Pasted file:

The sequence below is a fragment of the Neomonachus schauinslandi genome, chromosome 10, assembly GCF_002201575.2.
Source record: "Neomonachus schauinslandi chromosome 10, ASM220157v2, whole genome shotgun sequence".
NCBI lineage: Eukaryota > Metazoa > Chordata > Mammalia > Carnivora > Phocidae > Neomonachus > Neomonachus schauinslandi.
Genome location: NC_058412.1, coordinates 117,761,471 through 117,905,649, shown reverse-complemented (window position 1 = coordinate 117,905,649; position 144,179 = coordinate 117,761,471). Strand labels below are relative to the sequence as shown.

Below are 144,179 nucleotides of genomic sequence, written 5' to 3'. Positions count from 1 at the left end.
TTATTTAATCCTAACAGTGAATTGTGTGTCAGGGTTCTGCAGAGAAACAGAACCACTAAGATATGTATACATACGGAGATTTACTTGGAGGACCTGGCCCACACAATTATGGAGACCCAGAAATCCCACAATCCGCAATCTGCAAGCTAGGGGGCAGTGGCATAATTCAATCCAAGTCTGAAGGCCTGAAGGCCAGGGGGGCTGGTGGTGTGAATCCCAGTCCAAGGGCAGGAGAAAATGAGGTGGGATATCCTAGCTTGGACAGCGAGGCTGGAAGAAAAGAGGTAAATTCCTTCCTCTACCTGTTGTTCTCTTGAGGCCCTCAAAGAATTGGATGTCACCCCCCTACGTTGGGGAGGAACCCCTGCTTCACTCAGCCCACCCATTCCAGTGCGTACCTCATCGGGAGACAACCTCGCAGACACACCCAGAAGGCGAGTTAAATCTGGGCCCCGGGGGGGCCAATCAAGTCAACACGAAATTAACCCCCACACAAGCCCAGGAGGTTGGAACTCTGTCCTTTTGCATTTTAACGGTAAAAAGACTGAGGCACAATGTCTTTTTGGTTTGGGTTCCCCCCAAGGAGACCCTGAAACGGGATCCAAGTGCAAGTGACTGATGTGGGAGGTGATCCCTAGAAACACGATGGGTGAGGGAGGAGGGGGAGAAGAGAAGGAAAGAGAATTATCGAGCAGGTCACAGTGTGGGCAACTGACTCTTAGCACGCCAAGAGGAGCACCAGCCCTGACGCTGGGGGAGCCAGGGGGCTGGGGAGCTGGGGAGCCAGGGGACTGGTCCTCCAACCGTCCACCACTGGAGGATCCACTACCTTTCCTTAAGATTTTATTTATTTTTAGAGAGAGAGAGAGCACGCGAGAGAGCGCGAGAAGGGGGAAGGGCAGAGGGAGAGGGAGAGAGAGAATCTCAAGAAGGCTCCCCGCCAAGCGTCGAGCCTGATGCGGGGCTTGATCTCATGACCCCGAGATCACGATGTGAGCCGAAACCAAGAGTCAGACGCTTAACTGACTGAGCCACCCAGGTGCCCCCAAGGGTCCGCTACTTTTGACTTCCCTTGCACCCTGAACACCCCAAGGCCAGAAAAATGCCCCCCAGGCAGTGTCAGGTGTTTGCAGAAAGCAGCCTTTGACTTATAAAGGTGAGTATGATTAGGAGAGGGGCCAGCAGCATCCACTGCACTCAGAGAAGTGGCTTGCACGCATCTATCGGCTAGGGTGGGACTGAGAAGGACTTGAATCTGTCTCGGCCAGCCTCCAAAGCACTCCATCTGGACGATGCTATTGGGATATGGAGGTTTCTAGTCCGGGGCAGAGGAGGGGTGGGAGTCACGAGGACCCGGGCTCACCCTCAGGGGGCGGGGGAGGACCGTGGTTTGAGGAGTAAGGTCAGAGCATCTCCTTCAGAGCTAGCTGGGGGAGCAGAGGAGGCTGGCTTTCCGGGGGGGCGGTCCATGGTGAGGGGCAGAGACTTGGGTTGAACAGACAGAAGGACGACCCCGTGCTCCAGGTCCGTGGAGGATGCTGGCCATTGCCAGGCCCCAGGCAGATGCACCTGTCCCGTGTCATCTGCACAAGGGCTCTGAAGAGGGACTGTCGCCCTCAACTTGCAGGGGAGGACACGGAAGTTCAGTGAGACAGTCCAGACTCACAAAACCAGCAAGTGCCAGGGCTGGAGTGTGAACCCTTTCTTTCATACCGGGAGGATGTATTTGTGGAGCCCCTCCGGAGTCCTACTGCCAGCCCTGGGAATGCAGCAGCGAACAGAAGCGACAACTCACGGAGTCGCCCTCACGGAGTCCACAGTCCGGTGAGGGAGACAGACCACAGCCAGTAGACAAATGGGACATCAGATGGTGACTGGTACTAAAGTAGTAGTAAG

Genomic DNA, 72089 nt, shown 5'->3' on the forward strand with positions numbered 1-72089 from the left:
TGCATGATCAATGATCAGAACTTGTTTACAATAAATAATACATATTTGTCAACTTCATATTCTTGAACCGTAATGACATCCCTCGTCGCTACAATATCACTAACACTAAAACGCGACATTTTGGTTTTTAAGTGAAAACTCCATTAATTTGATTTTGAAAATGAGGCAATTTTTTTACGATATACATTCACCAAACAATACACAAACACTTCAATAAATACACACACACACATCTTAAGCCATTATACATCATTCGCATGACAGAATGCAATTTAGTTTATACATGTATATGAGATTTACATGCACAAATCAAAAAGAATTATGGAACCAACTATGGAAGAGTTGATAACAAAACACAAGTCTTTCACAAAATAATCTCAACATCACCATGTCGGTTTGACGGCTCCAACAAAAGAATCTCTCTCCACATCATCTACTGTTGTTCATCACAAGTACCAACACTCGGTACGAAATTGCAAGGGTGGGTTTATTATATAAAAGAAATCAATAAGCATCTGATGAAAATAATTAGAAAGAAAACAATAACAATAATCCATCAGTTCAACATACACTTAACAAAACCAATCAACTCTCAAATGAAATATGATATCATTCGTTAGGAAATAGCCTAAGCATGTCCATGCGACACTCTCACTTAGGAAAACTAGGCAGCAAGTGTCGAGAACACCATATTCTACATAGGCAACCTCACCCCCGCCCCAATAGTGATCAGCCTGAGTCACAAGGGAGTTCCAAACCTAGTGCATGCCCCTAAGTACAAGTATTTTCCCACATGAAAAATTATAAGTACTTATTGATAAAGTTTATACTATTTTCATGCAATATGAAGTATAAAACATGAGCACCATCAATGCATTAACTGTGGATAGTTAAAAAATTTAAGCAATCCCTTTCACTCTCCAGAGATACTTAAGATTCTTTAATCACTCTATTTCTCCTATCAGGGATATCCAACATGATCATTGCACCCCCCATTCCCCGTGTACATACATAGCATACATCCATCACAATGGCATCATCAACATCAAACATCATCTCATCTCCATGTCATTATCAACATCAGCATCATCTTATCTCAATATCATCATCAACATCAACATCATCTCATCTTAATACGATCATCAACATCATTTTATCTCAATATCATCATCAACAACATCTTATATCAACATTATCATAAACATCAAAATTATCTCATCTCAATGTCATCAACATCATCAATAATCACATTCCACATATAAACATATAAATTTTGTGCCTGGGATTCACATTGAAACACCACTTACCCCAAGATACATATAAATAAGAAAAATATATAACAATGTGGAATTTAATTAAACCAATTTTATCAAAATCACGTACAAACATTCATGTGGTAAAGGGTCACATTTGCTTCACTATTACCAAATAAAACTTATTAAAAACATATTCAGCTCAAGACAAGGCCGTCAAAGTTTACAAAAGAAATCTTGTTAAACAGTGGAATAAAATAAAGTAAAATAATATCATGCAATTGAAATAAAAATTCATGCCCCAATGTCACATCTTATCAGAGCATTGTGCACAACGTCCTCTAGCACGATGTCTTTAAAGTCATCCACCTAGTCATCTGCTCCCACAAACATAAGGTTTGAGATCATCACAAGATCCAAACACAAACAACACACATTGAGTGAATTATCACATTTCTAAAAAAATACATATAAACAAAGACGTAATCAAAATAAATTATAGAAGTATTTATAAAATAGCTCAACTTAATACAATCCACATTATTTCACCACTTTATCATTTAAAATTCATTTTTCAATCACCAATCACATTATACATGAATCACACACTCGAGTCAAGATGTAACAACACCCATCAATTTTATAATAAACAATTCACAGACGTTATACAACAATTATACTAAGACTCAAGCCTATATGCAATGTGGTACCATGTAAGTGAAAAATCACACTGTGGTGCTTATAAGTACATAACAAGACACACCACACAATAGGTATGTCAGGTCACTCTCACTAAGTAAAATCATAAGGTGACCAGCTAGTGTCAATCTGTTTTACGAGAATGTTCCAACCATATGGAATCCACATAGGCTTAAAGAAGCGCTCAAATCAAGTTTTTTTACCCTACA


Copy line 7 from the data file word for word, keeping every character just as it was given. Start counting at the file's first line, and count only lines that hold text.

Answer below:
Genomic DNA, 72089 nt, shown 5'->3' on the forward strand with positions numbered 1-72089 from the left: